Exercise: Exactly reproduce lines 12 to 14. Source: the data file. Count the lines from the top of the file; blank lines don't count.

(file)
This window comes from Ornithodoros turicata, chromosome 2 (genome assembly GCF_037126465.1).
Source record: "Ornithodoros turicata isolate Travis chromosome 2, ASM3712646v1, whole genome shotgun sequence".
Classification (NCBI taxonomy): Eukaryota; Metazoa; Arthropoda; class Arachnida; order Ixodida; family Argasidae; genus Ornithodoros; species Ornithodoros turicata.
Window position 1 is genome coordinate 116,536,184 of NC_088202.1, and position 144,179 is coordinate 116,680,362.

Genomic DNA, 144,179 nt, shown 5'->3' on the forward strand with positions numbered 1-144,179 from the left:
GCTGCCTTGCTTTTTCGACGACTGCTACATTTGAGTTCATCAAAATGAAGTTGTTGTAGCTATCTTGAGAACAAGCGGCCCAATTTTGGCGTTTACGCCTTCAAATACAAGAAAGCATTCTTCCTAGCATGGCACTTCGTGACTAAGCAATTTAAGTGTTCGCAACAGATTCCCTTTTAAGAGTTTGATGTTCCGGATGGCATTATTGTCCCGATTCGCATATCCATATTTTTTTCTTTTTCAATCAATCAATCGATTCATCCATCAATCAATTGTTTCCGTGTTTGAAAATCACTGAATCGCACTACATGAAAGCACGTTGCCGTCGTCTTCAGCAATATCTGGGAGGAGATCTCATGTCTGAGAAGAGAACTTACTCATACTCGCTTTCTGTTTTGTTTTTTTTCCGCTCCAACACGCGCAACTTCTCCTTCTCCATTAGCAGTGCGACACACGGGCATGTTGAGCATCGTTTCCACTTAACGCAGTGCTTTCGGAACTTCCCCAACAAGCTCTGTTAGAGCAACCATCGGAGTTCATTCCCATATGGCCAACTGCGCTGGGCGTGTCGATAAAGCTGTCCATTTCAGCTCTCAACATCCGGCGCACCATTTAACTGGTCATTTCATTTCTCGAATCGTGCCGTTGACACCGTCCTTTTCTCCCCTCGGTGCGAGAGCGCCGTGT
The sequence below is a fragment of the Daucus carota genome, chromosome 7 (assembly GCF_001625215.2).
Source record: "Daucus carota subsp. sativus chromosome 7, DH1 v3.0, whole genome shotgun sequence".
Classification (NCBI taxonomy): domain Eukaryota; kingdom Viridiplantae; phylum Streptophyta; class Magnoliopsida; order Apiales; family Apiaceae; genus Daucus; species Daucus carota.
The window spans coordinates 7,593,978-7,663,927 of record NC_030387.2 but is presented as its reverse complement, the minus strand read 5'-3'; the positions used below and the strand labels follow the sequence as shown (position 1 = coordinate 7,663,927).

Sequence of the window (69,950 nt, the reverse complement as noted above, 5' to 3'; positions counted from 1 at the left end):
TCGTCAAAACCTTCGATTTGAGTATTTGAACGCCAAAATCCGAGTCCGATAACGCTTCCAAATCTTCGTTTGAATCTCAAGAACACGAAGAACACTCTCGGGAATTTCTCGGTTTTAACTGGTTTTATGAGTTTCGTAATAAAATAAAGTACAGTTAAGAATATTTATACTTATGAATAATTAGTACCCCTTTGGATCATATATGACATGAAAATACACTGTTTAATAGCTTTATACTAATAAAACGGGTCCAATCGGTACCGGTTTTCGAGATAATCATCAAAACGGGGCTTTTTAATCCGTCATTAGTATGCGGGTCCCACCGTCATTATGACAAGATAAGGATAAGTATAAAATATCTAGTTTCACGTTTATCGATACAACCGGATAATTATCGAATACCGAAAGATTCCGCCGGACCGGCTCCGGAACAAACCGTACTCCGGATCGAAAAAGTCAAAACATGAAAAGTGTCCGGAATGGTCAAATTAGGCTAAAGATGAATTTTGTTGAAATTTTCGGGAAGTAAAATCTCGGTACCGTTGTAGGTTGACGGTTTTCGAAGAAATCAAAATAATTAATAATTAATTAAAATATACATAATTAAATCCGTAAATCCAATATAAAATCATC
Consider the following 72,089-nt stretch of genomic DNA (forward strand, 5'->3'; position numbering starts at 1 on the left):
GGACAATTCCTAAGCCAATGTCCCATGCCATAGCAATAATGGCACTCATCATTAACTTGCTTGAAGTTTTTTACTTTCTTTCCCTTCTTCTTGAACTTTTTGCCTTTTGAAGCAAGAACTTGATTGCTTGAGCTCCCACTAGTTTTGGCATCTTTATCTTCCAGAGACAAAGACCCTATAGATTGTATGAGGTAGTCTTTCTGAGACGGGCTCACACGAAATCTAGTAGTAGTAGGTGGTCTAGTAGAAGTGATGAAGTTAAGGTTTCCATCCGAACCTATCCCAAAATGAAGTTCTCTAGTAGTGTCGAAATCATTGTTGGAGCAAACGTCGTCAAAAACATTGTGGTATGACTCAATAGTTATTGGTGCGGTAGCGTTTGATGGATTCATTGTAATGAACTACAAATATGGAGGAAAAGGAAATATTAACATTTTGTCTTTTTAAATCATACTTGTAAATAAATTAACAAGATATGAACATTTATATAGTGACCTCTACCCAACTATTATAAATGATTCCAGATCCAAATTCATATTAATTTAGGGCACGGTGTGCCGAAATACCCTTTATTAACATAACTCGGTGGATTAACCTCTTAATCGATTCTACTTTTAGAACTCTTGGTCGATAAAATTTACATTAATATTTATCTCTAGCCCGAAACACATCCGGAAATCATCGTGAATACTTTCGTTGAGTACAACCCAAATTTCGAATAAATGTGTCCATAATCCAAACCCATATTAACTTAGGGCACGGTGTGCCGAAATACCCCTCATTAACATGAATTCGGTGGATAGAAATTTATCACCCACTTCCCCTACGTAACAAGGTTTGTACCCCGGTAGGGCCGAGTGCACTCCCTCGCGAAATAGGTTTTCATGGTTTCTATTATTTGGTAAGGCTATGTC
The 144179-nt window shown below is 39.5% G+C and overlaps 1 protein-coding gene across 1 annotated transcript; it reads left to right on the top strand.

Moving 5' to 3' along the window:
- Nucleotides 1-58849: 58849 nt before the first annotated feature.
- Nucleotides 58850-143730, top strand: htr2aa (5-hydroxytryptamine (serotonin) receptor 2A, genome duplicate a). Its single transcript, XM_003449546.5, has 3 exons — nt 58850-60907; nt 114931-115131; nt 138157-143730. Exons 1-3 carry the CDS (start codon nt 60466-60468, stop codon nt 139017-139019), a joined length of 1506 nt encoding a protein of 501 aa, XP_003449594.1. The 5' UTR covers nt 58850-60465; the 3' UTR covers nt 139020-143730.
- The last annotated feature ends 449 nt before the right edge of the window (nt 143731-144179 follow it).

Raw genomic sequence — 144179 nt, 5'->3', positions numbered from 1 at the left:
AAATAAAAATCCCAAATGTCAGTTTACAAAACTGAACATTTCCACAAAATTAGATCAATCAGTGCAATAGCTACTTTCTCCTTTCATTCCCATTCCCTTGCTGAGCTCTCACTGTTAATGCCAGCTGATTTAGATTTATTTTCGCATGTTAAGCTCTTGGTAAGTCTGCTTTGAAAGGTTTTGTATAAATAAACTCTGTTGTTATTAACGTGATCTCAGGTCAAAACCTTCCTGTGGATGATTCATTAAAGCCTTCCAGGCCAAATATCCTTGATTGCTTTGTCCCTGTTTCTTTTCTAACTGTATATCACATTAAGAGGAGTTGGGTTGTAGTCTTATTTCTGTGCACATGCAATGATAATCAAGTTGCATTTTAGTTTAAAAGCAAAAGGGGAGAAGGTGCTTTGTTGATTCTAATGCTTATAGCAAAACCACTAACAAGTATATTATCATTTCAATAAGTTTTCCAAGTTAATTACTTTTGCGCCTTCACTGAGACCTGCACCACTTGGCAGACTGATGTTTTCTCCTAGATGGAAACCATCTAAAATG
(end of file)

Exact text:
TCGTCAAAACCTTCGATTTGAGTATTTGAACGCCAAAATCCGAGTCCGATAACGCTTCCAAATCTTCGTTTGAATCTCAAGAACACGAAGAACACTCTCGGGAATTTCTCGGTTTTAACTGGTTTTATGAGTTTCGTAATAAAATAAAGTACAGTTAAGAATATTTATACTTATGAATAATTAGTACCCCTTTGGATCATATATGACATGAAAATACACTGTTTAATAGCTTTATACTAATAAAACGGGTCCAATCGGTACCGGTTTTCGAGATAATCATCAAAACGGGGCTTTTTAATCCGTCATTAGTATGCGGGTCCCACCGTCATTATGACAAGATAAGGATAAGTATAAAATATCTAGTTTCACGTTTATCGATACAACCGGATAATTATCGAATACCGAAAGATTCCGCCGGACCGGCTCCGGAACAAACCGTACTCCGGATCGAAAAAGTCAAAACATGAAAAGTGTCCGGAATGGTCAAATTAGGCTAAAGATGAATTTTGTTGAAATTTTCGGGAAGTAAAATCTCGGTACCGTTGTAGGTTGACGGTTTTCGAAGAAATCAAAATAATTAATAATTAATTAAAATATACATAATTAAATCCGTAAATCCAATATAAAATCATC
Consider the following 72,089-nt stretch of genomic DNA (forward strand, 5'->3'; position numbering starts at 1 on the left):
GGACAATTCCTAAGCCAATGTCCCATGCCATAGCAATAATGGCACTCATCATTAACTTGCTTGAAGTTTTTTACTTTCTTTCCCTTCTTCTTGAACTTTTTGCCTTTTGAAGCAAGAACTTGATTGCTTGAGCTCCCACTAGTTTTGGCATCTTTATCTTCCAGAGACAAAGACCCTATAGATTGTATGAGGTAGTCTTTCTGAGACGGGCTCACACGAAATCTAGTAGTAGTAGGTGGTCTAGTAGAAGTGATGAAGTTAAGGTTTCCATCCGAACCTATCCCAAAATGAAGTTCTCTAGTAGTGTCGAAATCATTGTTGGAGCAAACGTCGTCAAAAACATTGTGGTATGACTCAATAGTTATTGGTGCGGTAGCGTTTGATGGATTCATTGTAATGAACTACAAATATGGAGGAAAAGGAAATATTAACATTTTGTCTTTTTAAATCATACTTGTAAATAAATTAACAAGATATGAACATTTATATAGTGACCTCTACCCAACTATTATAAATGATTCCAGATCCAAATTCATATTAATTTAGGGCACGGTGTGCCGAAATACCCTTTATTAACATAACTCGGTGGATTAACCTCTTAATCGATTCTACTTTTAGAACTCTTGGTCGATAAAATTTACATTAATATTTATCTCTAGCCCGAAACACATCCGGAAATCATCGTGAATACTTTCGTTGAGTACAACCCAAATTTCGAATAAATGTGTCCATAATCCAAACCCATATTAACTTAGGGCACGGTGTGCCGAAATACCCCTCATTAACATGAATTCGGTGGATAGAAATTTATCACCCACTTCCCCTACGTAACAAGGTTTGTACCCCGGTAGGGCCGAGTGCACTCCCTCGCGAAATAGGTTTTCATGGTTTCTATTATTTGGTAAGGCTATGTC